Who was William Dampier?
If I asked the question who was the first English explorer to set foot in Australia you may well say James Cook. Well, you’d be wrong. It was actually William Dampier 80 years before Cook, who was born in the South Somerset village of East Coker in 1651.
William Dampier was featured on Stephen Fry’s QI to highlight the above fact. Dampier’s other claims to fame included that he was the first person to circumnavigate the globe 3 times (talk about itchy feet!) invented wind maps, he also inspired the books Robinson Crusoe and Gulliver’s Travels according to QI – and I know they do their research thoroughly.
The episode of QI, broadcast in 2006, highlighted the quite interesting thing about the sentence, “Serrated nor’wester sea-breezes caress rambling sea-lion kumquat excursion,” was that all these words were introduced into English by William Dampier.
Dampier is often described as a “buccaneer” which seems to mean pirate, free sailor and reckless adventurer! My impression of Dampier from what I have learnt is that he explored, discovered and pioneered in many ways and his books – most notably “A New Voyage Round the World” and findings inspiring many including Darwin. Every new thing I read is something extraordinary and notable and he really does have so many claims to fame and colourful stories which has made this post hard to write as there is so much to choose from!
How do we celebrate the life of Dampier locally?
As is often the case in Somerset, I don’t think enough is done to celebrate our amazing history. There is a wetherspoons pub in Yeovil called ‘The William Dampier’ which I have been to recently and it’s pretty grubby inside although the drinks are cheap! However, at least our amazing heritage is being recognised and there is information about Dampier over the walls. On a side note, the pub is going through an extensive renovation with roof garden.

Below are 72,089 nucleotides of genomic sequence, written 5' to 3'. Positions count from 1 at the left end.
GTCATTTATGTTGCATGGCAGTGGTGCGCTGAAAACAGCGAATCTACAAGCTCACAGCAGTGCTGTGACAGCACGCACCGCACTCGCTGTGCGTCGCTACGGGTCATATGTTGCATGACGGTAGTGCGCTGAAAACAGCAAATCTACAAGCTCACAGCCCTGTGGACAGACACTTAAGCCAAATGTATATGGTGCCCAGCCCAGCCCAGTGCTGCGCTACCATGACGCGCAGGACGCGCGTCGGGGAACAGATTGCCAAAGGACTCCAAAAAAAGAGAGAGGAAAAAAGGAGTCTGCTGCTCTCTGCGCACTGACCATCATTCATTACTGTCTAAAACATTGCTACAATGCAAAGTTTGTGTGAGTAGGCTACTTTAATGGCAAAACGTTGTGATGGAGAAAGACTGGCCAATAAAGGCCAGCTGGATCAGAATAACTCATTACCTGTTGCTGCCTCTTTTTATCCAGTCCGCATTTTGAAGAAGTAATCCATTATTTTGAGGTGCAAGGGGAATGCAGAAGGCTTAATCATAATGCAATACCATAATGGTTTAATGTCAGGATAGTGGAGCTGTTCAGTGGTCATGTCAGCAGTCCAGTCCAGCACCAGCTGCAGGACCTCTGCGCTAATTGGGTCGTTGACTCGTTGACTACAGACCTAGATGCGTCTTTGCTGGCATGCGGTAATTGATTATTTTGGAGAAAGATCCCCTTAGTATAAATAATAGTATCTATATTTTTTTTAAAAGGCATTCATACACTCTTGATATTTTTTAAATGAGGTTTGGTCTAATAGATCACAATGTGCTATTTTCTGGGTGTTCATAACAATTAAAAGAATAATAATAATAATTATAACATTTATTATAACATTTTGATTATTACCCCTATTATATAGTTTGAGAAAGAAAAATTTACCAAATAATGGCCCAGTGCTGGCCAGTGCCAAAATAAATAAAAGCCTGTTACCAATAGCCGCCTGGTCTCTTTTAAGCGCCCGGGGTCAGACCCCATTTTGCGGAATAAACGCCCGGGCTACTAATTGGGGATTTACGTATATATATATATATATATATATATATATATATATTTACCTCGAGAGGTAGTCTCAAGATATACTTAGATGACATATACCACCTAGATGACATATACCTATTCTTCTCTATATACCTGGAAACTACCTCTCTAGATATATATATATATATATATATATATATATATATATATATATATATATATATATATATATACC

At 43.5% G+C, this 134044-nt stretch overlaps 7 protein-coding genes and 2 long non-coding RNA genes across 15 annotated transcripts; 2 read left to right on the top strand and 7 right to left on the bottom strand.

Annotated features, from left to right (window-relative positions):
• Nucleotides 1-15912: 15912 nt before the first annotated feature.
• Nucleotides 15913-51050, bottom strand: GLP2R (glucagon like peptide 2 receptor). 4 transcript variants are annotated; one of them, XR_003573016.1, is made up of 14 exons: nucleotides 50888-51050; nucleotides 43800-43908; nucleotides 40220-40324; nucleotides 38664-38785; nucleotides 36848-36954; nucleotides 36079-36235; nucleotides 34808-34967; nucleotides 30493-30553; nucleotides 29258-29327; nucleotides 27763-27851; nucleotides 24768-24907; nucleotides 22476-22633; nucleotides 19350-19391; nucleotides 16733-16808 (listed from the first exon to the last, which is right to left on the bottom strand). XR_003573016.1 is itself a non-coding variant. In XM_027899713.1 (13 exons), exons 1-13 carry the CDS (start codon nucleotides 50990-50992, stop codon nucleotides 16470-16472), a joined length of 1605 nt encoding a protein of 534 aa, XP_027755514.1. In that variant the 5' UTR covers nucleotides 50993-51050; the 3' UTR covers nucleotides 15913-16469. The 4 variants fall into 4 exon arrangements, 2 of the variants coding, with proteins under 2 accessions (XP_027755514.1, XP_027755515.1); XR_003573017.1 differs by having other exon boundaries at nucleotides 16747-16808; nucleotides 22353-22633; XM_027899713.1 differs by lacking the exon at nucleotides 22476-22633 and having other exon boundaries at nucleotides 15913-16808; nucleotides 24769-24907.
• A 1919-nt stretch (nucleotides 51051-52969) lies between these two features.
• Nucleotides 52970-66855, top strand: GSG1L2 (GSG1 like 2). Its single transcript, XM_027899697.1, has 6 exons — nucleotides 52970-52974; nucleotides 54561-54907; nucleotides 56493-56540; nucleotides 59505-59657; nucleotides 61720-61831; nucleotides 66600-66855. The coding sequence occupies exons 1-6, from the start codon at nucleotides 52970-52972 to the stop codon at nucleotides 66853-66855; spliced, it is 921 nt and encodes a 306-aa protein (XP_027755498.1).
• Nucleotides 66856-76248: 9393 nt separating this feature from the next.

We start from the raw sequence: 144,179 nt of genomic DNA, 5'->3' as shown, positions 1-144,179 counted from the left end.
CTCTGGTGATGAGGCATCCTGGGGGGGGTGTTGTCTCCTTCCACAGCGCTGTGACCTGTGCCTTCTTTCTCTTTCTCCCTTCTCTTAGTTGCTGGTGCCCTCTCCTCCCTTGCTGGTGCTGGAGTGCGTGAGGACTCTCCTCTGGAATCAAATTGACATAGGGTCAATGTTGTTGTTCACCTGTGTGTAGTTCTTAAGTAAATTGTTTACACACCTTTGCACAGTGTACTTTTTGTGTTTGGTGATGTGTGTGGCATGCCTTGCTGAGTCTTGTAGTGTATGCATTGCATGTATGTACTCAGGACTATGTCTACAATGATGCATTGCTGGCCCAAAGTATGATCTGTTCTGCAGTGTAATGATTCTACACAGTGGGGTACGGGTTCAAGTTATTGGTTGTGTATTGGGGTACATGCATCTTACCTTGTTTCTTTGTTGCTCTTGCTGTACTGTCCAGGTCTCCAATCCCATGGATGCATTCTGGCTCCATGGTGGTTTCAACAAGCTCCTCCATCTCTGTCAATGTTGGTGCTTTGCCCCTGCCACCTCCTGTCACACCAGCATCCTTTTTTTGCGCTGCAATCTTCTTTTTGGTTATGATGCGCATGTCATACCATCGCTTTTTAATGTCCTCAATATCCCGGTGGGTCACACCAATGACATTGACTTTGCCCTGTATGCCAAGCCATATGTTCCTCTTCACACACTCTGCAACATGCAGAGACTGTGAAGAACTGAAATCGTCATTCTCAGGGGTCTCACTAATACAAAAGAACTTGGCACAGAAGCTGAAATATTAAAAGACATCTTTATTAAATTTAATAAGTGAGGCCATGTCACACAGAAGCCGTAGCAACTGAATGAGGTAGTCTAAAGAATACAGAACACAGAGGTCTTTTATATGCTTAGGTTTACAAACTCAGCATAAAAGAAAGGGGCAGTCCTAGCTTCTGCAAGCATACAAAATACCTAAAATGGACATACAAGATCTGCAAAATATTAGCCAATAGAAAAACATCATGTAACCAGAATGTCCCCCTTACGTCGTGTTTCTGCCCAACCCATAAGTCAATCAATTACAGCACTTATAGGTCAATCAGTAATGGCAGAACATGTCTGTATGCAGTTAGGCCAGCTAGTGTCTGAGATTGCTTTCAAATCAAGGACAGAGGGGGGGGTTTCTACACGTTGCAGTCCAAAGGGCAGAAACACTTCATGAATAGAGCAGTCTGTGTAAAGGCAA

In East Coker village hall, there’s a beautiful oil painting of Dampier. In St Michael and All Angels Church in East Coker there is a memorial to Dampier.
Interestingly there is a tiny street in the nearby town of Yeovil named Dampier Street – but it was named after Thomas Dampier, a glove manufacturer.
Wouldn’t it be good if we could also have one of the major roads in Yeovil was named after Dampier to remember him properly?
I went into Yeovil library to research William Dampier, I couldn’t find any books atall in the local history section. There were a couple that referenced him briefly. So I asked the librarian who took me to an area where there were several books all about Dampier locked away. You can’t take these books out of the library, but you can sit and read them there. It would be really good if you could take some of the newer ones home.
How do we celebrate the life of Dampier across the world?
The National Portrait Gallery houses four portraits of Dampier including the one below by Thomas Murray.
The Western Australian Museum is one of many libraries and museums in Australia that celebrate Dampier. They have an extensive biography all about Dampier, where they perfectly describe his genius and wild side as ” a complex and gifted man, well worthy of consideration of one of England’s greats, despite his joining with privateers and pirates in the pursuit of the knowledge and experience he craved.”
There is a whole peninsular named after Dampier in Western Australia, surely we can do a little more here in the place of his birth to make his memory shine!
The image of the map is from Dampier’s book. South East Asia: A map of the East Indies. 1729. Australian National University. Under a Creative Commons License.